Promotional material for Twenty-two featuring (from left) Wang Zhifeng, Fu Meiju and Li Meijin Photo: Courtesy of Guo Ke
It can be one of the hardest things to dig up a past one would rather forget. Yet, some history will end up fading away if we ignore the tragedies of the past.
In the spirit of remembering the tragedies of the past in the hopes they will never happen again, a documentary featuring 22 Chinese "comfort women" premiered in Chinese mainland theaters Monday, which also marks the International Memorial Day for "Comfort Women."
The film, Twenty-two, was directed by Guo Ke.
Originally Guo intended to shoot a feature film based on the story of Wei Shaolan and her half Japanese son Luo Shanxue. Wei was forced into sexual slavery as a "comfort woman" by Japanese forces in 1944 at the age of 20. She was fortunate enough to escape her captors three months later, but soon found that she was pregnant with a Japanese soldier's child.
"When I met Wei, I was shocked by her outlook on life. She was optimistic and always looking at the world in a beautiful light," Guo told the Global Times, adding that his meeting with her challenged his previous idea that Wei would be miserable after her experiences.
Guo ended up exploring Wei's story in the short documentary Thirty-two, named after the number of former "comfort women" who were still living in 2012.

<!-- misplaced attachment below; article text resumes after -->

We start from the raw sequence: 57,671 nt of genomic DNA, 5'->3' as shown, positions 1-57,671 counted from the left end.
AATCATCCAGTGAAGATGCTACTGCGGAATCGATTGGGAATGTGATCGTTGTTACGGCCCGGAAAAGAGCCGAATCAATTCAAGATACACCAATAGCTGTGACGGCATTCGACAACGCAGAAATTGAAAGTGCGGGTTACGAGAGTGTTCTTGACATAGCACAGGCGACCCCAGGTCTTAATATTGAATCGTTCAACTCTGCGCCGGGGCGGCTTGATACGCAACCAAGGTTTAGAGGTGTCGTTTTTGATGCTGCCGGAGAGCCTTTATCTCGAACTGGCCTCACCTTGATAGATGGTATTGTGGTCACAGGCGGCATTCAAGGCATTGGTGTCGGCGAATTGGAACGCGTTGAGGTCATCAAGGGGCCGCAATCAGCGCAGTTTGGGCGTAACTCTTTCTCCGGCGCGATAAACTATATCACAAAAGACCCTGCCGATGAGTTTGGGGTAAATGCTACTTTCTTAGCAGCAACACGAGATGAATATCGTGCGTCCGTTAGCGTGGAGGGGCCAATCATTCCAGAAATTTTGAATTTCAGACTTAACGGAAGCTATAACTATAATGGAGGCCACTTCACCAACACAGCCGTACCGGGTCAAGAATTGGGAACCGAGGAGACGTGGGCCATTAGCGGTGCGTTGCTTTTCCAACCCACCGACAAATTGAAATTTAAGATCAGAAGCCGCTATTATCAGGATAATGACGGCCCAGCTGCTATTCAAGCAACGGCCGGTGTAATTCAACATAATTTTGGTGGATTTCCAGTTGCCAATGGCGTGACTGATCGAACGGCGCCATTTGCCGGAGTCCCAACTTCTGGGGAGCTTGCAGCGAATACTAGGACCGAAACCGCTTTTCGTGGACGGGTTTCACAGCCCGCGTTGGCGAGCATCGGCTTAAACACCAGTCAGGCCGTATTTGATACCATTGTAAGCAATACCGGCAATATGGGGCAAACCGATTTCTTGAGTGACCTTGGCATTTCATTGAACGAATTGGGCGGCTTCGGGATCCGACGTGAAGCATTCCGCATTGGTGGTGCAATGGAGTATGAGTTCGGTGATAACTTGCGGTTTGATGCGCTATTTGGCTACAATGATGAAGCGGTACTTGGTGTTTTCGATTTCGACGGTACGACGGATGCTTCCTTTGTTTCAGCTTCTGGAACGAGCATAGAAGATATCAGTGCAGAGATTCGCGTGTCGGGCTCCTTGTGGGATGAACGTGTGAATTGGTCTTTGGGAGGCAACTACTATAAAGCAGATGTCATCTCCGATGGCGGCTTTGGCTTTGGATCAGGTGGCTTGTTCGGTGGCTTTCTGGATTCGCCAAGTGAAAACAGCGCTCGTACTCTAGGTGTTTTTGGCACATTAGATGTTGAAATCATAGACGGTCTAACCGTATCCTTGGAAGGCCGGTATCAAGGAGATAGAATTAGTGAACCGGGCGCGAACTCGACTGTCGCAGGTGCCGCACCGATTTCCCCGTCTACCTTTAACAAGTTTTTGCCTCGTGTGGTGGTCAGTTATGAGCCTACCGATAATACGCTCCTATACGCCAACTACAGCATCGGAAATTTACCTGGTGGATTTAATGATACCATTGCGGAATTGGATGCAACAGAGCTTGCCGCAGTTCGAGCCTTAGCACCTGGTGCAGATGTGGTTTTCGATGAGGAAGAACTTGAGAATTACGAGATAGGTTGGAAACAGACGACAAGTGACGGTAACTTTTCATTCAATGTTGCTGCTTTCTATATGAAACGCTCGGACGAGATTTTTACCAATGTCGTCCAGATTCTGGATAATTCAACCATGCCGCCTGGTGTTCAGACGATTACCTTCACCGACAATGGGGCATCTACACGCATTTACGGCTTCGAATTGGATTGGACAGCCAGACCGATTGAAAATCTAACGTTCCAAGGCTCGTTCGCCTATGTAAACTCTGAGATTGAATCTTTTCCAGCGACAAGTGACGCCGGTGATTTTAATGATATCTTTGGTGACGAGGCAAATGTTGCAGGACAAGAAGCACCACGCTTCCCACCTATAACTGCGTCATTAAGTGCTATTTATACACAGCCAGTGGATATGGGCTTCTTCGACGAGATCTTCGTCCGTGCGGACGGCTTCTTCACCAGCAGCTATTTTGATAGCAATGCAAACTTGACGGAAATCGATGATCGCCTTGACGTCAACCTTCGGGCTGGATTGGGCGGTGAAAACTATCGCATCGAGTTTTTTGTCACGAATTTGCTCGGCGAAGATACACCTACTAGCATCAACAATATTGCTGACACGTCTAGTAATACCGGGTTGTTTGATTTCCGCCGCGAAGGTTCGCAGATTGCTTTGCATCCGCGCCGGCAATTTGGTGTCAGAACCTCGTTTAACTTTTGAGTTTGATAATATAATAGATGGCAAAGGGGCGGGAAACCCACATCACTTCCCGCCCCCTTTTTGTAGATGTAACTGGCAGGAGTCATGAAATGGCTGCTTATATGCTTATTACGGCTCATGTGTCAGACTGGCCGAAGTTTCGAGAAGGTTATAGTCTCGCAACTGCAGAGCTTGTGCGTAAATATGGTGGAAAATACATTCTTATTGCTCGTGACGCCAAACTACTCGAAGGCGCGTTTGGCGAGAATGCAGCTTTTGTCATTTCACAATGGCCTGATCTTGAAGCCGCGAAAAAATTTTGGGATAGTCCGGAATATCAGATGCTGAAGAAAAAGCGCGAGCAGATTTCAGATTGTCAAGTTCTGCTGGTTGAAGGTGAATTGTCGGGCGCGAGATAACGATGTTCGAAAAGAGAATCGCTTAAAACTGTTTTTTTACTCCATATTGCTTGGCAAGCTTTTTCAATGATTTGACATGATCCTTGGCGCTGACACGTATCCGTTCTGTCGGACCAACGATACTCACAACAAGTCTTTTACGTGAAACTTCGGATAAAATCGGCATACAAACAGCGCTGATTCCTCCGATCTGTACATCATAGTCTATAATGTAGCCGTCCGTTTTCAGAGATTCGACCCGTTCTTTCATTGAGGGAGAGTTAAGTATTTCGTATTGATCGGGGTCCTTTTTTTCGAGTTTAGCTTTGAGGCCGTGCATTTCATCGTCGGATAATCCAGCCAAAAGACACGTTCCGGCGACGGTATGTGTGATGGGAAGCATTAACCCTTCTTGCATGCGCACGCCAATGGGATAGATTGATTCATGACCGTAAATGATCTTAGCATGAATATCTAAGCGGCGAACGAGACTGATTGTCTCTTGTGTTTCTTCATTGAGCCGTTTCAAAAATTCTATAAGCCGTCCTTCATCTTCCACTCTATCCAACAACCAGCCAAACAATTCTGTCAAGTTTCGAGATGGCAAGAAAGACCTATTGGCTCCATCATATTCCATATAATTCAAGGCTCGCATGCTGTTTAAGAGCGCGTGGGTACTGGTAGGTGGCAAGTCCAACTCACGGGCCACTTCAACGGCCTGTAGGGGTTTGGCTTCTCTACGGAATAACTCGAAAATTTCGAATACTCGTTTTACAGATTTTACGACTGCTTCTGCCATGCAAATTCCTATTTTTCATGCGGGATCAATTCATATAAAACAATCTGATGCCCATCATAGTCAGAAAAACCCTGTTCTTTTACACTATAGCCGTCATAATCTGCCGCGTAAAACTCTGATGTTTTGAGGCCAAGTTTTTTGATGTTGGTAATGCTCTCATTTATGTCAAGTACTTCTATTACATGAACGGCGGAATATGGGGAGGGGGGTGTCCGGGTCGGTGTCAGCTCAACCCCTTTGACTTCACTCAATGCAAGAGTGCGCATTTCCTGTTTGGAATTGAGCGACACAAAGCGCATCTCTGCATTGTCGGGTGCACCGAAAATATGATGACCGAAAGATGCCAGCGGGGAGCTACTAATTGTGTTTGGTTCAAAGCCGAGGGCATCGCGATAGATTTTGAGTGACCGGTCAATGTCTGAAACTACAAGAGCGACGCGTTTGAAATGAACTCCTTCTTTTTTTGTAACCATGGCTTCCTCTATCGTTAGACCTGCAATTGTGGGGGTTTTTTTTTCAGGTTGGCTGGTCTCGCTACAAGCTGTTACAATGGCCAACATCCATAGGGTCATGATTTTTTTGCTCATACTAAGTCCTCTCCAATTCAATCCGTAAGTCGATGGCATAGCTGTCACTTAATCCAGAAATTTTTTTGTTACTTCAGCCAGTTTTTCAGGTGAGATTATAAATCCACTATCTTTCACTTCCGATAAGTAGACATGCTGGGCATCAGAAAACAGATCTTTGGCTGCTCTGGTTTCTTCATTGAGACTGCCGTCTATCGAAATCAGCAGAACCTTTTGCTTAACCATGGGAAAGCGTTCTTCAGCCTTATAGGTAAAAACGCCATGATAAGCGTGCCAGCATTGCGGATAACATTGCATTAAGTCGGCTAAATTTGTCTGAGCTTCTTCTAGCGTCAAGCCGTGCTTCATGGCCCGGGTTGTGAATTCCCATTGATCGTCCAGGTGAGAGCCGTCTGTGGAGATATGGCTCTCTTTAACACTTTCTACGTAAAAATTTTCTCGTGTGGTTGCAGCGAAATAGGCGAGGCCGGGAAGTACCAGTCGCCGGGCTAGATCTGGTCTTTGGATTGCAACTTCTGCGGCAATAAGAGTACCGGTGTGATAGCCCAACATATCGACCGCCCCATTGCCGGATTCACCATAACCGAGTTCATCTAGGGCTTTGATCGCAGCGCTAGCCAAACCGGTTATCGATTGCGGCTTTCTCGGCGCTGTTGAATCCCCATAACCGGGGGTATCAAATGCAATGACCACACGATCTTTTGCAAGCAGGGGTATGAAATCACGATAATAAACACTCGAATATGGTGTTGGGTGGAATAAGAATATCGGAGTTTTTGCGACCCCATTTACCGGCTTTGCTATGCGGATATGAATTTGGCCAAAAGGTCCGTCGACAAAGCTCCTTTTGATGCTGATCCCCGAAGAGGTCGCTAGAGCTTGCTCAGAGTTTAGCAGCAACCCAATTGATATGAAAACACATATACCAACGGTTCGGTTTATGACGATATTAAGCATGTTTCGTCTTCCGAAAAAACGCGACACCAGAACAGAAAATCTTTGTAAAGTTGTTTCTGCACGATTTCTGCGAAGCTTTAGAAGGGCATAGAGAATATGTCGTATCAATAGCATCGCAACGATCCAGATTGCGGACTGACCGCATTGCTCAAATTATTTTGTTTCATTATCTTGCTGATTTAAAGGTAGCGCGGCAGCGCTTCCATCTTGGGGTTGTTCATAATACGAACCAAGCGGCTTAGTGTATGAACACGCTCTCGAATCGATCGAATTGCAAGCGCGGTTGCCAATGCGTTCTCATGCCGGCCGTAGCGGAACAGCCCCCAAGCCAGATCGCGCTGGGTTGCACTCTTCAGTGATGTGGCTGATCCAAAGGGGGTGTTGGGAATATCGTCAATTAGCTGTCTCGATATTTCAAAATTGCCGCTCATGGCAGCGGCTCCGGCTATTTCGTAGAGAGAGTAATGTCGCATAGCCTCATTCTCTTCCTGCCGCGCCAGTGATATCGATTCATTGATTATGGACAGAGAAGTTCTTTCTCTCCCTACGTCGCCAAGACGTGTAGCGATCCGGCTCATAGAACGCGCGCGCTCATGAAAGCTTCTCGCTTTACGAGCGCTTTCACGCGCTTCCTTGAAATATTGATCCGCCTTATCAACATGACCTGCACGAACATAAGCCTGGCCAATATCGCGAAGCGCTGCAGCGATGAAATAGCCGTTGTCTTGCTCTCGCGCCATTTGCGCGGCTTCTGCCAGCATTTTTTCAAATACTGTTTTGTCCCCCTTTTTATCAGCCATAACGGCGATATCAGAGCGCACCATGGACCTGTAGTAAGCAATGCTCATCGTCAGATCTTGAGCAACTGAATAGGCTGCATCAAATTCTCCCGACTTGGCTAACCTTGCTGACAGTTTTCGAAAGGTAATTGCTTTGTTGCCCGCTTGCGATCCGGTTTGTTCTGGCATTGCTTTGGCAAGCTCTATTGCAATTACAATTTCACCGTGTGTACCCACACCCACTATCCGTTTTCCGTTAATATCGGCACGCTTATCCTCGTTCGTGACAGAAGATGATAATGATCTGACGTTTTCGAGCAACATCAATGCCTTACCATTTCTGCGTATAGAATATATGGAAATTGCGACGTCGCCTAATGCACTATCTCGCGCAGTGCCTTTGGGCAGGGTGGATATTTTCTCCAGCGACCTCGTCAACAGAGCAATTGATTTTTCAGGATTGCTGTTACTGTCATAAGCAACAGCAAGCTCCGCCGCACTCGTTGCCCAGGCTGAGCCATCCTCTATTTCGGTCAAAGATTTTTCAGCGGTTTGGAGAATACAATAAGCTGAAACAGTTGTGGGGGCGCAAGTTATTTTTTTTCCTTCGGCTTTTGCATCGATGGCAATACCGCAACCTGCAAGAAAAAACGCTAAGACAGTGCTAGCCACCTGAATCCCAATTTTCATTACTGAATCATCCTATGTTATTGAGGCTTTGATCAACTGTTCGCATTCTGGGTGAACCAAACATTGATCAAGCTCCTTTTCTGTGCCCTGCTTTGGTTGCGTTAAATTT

It is estimated that in the Chinese mainland alone, some 200,000 women and girls were forced to become "comfort women" by Japanese forces.
When Guo learned that this number dropped to 22 in a mere year's time, he decided that it was time someone record their stories in film.
Over the next year, Guo and his team would travel to five provinces throughout China to meet and document these women's experiences.
"There are only eight of them still alive today," Guo noted.
Guo's project has received support as well as objections from Chinese society, with objectors stating that interviewing these women and having them relive their past pain is unnecessarily cruel.
Answering these doubts, Guo said that his documentary is more about how these aged women looked at the world in 2014 than it is about digging up painful moments.
"It was just like listening to my grandma tell us stories as a child," Guo said, adding that he never pressured the women to continue if they did not wish to.
Guo explained that while younger generations tend to get angry when they talking about the history of "comfort women," those he interviewed, like Wei, were optimistic about life. He mentioned that one of the women was shown a picture of a elderly former Japanese soldier and to his surprise, she just giggled and said, "That Japanese man is old too. Look he barely has any mustache left."
According to Guo, while the plight of China's "comfort women" has often been talked about, the women themselves have not been taken care of very well.
"They are only remembered by their identity as 'comfort women.' No one knows their real names or what their situation is like today," Guo noted, explaining that showing these women as individuals was one of the main motivations behind making his film.